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Alexander II Of Epirus
Alexander II was a king of Epirus, and the son of Pyrrhus and Lanassa, the daughter of the Sicilian tyrant Agathocles.[1]Contents1 Reign 2 Relations with India 3 References 4 SourcesReign[edit] He succeeded his father as king in 272 BC, and continued the war which his father had begun with Antigonus II Gonatas, whom he succeeded in driving from the kingdom of Macedon. He was, however, dispossessed of both Macedon
Macedon
and Epirus by Demetrius II of Macedon, the son of Antigonus II; upon which he took refuge amongst the Acarnanians. By their assistance and that of his own subjects, who entertained a great attachment for him, he recovered Epirus. It appears that he was in alliance with the Aetolians.[2] Alexander married his paternal half-sister Olympias, by whom he had two sons, Pyrrhus, Ptolemy and a daughter, Phthia
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Phthia Of Epirus
Phthia (in Greek Φθία; lived 4th century BC), was a Greek queen, daughter of Menon of Pharsalus, the Thessalian hipparch, and wife of Aeacides, king of Epirus, by whom she became the mother of the celebrated Pyrrhus, as well as of two daughters: Deidamia, the wife of Demetrius Poliorcetes, and Troias, of whom nothing more is known.[1] Her portrait is found on some of the coins of her son Pyrrhus. References[edit]Smith, William (editor); Dictionary of Greek and Roman Biography and Mythology, "Phthia (1)", Boston, (1867)Notes[edit]^ Plutarch, Parallel Lives, "Pyrrhus", 1 This article incorporates text from a publication now in the public domain: Smith, William, ed. (1870)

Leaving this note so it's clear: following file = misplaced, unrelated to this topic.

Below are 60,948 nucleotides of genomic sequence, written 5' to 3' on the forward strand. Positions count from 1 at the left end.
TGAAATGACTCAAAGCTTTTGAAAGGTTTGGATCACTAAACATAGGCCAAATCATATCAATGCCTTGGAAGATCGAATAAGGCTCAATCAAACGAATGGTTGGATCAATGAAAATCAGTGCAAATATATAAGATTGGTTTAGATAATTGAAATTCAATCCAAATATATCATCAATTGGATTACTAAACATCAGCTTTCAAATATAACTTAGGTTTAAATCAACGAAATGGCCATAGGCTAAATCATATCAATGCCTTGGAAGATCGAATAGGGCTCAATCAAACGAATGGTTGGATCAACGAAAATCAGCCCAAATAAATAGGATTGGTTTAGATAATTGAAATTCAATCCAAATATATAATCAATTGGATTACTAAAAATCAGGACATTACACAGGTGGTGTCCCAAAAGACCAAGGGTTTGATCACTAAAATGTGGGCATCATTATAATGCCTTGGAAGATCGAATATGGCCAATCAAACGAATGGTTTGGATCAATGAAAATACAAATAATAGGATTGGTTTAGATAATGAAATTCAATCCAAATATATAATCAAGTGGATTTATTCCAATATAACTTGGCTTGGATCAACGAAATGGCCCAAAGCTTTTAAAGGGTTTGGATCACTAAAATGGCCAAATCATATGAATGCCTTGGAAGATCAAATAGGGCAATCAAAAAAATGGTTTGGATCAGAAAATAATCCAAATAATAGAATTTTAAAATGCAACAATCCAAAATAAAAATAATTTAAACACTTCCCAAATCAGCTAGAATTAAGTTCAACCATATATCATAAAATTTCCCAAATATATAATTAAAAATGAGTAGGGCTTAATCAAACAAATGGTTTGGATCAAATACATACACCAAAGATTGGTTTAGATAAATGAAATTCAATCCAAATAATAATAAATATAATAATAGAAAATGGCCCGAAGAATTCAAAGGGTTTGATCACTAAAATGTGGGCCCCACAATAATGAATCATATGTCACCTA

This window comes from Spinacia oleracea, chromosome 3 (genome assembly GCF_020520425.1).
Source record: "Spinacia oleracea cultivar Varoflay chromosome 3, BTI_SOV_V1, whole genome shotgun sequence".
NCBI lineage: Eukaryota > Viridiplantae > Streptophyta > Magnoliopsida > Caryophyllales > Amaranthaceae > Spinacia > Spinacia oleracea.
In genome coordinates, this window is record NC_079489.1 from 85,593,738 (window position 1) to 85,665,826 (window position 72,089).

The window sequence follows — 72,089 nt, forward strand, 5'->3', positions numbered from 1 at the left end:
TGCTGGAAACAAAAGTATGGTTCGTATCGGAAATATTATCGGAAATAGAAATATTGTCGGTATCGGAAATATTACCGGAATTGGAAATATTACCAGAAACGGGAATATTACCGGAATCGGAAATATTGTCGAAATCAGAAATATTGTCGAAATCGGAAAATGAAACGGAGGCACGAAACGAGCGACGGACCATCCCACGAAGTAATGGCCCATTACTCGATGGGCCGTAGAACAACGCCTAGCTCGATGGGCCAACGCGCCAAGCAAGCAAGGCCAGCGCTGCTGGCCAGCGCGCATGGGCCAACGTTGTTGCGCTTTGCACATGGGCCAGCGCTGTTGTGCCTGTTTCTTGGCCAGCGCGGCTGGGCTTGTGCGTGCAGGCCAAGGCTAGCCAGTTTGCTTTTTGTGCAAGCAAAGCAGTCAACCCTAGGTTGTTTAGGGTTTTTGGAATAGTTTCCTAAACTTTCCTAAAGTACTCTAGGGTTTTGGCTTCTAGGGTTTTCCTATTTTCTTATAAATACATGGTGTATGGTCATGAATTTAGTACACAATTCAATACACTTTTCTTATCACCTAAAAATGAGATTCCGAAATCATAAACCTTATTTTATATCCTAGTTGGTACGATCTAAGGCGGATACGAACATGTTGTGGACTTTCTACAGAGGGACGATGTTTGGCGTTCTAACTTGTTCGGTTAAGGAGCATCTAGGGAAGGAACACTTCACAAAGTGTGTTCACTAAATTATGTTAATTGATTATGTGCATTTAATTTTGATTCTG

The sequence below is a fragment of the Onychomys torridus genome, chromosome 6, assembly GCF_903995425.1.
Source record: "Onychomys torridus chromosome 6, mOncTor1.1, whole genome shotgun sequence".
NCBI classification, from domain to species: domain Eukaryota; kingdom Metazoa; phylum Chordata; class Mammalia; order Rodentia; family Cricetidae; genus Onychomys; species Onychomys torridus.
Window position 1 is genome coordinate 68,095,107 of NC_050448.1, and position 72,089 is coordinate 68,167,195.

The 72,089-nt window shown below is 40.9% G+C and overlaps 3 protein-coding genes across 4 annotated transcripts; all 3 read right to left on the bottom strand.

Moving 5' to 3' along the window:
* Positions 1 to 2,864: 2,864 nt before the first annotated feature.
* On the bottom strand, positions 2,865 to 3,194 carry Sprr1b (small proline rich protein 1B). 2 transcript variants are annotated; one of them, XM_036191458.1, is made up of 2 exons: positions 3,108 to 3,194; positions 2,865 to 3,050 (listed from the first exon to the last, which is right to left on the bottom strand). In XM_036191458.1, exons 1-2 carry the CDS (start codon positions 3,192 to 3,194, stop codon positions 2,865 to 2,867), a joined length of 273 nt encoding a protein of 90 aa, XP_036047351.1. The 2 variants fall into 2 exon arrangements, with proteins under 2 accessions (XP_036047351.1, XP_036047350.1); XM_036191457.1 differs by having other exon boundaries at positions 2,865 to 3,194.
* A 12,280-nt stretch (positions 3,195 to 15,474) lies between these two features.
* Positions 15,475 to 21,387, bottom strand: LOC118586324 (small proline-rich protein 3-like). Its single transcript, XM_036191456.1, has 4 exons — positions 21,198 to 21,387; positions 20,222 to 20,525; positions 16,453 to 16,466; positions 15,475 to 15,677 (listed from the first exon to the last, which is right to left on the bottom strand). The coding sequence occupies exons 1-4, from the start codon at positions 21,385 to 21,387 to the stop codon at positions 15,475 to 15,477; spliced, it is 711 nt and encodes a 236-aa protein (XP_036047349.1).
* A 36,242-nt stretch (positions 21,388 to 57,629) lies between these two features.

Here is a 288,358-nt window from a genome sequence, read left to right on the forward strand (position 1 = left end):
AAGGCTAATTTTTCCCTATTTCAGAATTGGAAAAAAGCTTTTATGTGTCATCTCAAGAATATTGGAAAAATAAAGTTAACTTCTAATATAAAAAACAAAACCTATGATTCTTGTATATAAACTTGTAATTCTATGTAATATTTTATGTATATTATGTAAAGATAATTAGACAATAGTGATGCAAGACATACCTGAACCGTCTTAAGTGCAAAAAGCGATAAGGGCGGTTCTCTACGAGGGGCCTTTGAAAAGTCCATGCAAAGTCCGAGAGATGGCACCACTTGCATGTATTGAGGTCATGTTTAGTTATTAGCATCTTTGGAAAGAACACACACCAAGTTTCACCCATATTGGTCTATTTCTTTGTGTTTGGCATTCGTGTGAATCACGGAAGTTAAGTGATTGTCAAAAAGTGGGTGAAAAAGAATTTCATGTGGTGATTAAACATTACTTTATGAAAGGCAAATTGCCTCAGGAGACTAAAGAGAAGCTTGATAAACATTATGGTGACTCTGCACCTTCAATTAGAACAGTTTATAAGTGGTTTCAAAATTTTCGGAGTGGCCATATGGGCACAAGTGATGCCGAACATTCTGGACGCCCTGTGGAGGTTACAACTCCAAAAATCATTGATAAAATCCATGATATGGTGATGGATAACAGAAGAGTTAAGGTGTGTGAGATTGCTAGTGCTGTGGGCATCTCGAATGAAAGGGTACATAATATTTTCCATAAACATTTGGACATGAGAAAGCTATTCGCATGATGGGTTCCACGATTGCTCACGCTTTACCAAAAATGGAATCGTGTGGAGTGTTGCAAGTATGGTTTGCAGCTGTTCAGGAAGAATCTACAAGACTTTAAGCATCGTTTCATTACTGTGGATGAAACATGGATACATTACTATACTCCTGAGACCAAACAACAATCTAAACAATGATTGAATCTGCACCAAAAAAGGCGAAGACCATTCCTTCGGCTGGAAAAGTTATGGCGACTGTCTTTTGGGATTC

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Nicaea Of Corinth
Nicaea was wife of Alexander, tyrant of Corinth
Corinth
and governor of Euboea during the reign of Antigonus Gonatas. After the death of her husband, who was thought to have been poisoned by the command of Gonatas, Nicaea retained possession of the important fortress of Corinth: but Antigonus lulled her into security by offering her the hand of his son Demetrius in marriage, and took the opportunity during the nuptial festivities to surprise the citadel. She is probably the same person mentioned in the Suda
Suda
(s.v. Euphorion) as patronising the poet Euphorion of Chalcis, though the compiler calls her husband only ruler of Euboea. References[edit]  This article incorporates text from a publication now in the public domain: Smith, William, ed. (1870). "article name needed"
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Stratonice Of Macedon
Stratonice (Greek: Στρατονίκη; lived in the 3rd century BC) of Macedonia was the daughter of Stratonice of Syria
Stratonice of Syria
and of the Seleucid king Antiochus I Soter
Antiochus I Soter